Getting your work done involves using different tools and apps. In fact, businesses today use 16 apps on average, up 33% from last year. Say that you work in customer support, then, most probably your tech stack includes tools for email, support tickets, team communication, NPS surveys, project management, and more.
When you have such a diverse set of apps, it can be a struggle to sort through the data; there’s just too much information to process manually. This is why more and more companies are using sentiment analysis in combination with Zapier to automate workflows and get insights from their data. This combo makes it super easy and straightforward to analyze data at scale, no matter what apps you use, with zero lines of code.
With this in mind, we’ve created the following step-by-step guide to show how you can use Zapier and MonkeyLearn to do sentiment analysis in more than 1,000 web tools. Let’s get started!
Creating a Zap for Sentiment Analysis
All you will need to perform sentiment analysis in your favorite web tools is create a zap, choose your Trigger (the app with the data you want to analyze) and set your Action to use MonkeyLearn to do the sentiment analysis.
As an example, let’s take a look on how to create a zap for doing sentiment analysis of tweets using specific mentions, filter the predictions by confidence (so we only use the most accurate predictions), and save the results to a spreadsheet in Google Sheets.
1. Set the Initial Trigger
The first step when creating a zap is to set the trigger which tells Zapier when to run a zap. In other words, you have to choose the app you are going to import your data from. Zapier provides a large number of choices you could use to import data from, such as Office 365, Google Sheets, Gmail, Slack, Twitter, Typeform, Evernote, Airtable, Salesforce, Promoter.io, and many others.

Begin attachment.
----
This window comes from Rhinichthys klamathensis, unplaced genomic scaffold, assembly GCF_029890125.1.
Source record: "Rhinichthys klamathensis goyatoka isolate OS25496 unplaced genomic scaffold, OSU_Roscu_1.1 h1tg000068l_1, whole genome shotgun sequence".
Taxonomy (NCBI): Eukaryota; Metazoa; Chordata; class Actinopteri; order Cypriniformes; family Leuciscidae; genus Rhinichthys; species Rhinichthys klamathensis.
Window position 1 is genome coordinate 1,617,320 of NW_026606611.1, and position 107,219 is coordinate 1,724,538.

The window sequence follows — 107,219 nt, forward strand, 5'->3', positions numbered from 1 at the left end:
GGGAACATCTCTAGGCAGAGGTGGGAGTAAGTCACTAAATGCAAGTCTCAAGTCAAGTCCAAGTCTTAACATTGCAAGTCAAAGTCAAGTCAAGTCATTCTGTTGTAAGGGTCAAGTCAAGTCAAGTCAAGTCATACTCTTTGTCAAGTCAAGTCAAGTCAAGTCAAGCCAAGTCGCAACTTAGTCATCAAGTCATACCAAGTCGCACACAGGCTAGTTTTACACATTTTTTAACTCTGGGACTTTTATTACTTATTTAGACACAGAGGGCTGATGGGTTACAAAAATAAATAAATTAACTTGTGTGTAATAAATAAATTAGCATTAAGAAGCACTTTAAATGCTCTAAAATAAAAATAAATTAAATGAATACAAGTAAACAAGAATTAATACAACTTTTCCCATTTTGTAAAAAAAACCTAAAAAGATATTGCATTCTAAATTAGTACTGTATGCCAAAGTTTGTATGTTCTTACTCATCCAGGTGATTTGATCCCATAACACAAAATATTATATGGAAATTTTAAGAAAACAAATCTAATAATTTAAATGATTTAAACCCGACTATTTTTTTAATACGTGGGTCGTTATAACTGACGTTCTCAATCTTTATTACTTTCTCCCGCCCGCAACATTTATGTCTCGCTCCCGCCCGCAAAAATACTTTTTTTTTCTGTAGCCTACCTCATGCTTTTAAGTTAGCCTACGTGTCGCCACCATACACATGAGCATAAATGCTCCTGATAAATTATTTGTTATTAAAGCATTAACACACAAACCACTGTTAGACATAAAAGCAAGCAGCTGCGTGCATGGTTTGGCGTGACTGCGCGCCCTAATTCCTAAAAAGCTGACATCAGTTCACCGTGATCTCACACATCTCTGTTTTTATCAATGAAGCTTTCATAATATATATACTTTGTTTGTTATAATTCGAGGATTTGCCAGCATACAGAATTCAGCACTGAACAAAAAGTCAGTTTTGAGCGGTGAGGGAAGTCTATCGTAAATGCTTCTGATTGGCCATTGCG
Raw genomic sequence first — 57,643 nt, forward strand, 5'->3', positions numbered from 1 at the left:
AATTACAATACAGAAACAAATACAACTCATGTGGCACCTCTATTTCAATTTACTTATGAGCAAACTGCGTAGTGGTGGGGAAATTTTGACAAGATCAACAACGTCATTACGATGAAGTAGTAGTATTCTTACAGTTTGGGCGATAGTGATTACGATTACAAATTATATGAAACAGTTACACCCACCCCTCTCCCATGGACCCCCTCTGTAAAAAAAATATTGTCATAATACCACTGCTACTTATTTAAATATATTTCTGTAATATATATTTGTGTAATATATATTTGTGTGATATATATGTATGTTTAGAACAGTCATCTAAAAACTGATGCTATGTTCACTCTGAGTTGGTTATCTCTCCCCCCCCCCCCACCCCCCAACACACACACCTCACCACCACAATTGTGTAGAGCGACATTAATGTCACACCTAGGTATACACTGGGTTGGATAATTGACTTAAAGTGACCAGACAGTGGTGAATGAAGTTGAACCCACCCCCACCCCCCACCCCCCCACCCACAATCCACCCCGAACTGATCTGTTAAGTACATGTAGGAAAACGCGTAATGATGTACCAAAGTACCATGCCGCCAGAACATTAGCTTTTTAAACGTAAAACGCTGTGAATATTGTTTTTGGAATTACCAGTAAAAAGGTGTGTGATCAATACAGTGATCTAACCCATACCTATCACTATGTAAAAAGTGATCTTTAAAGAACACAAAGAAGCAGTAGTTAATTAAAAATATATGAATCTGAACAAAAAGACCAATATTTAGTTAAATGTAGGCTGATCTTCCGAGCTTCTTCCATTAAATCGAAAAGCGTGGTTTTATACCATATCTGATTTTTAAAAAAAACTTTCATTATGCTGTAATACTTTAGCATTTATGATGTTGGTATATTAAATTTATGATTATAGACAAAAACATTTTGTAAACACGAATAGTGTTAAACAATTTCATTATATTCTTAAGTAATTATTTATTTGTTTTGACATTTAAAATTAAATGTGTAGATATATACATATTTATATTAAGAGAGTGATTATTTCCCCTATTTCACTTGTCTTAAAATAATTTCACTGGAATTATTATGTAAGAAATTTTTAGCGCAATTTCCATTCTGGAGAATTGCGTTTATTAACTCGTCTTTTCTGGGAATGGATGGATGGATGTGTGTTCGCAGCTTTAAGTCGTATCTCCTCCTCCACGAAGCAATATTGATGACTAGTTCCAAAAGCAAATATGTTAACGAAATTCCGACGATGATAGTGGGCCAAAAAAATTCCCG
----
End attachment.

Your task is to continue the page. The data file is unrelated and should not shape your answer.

Go ahead and choose Twitter as your Trigger App:
Once you have chosen the app, it’s time to select which the trigger or event is that activates and runs your zap. You’ll have a wide range of options so it’s important to go through each trigger description to understand how it’s activated.
Let’s select Search Mention, which will make your zap to trigger when any user creates a new tweet that contains a specific search term (like a word, phrase, mention, or hashtag):
The next step will be to set up the Twitter Mention and specify a search term that activates the Zap.
Here, you can use keywords like “AI” or “sentiment analysis” or “Google”, but you can also search for tweets using hashtags, mentions, or anything you see fit:
Once you have finished editing the options, you will be able to pull in samples and test this step.
2. Connect to MonkeyLearn and Classify Your Data
Now that your zap has a trigger and it is able to automatically pull data (in this case, tweets), it’s time to set up an Action step. This is where you’ll ask your zap to perform sentiment analysis on your data.
Go ahead and add a second step to your zap and choose MonkeyLearn as the action app. You can choose to classify text or extract text. Since we are interested in sentiment analysis, let’s choose Classify Text:
After connecting your MonkeyLearn account with Zapier, you’ll need to set up the analysis you want to do with MonkeyLearn.
First, you’ll need to choose the model that you want to use. You can choose a pre-trained model for sentiment analysis (like this model) or you can create your own custom model to meet your own sentiment criteria.
Then, you’ll need to select the text you want to analyze with that sentiment analysis model. Go ahead and choose the text from the tweet from Step 1 of your zap:
3. Create a Filter by Confidence
Next, you might want to create a filter so that the Zap continues running when the sentiment analysis prediction is above a certain confidence level.
So, add a third step for your zap and choose Filter by Zapier as the app:
You’ll need to select the condition your data should meet to continue to run the zap.
Choose to only continue if the first tag confidence of the Classify Text (second step of our zap) is greater than 0.80. This will make our zap to only continue running when the sentiment analysis prediction has a high confidence in the result:
4. Create a New Row in a Google Sheet
Last but not least, you will have to save your data somewhere so you can see the results, create visualizations, and get insights from the data. One of the easiest options for doing this is sending the tweet and the sentiment analysis result to a spreadsheet in Google Sheets.
So, create a fourth step on your zap and choose Google Sheets from the list of apps: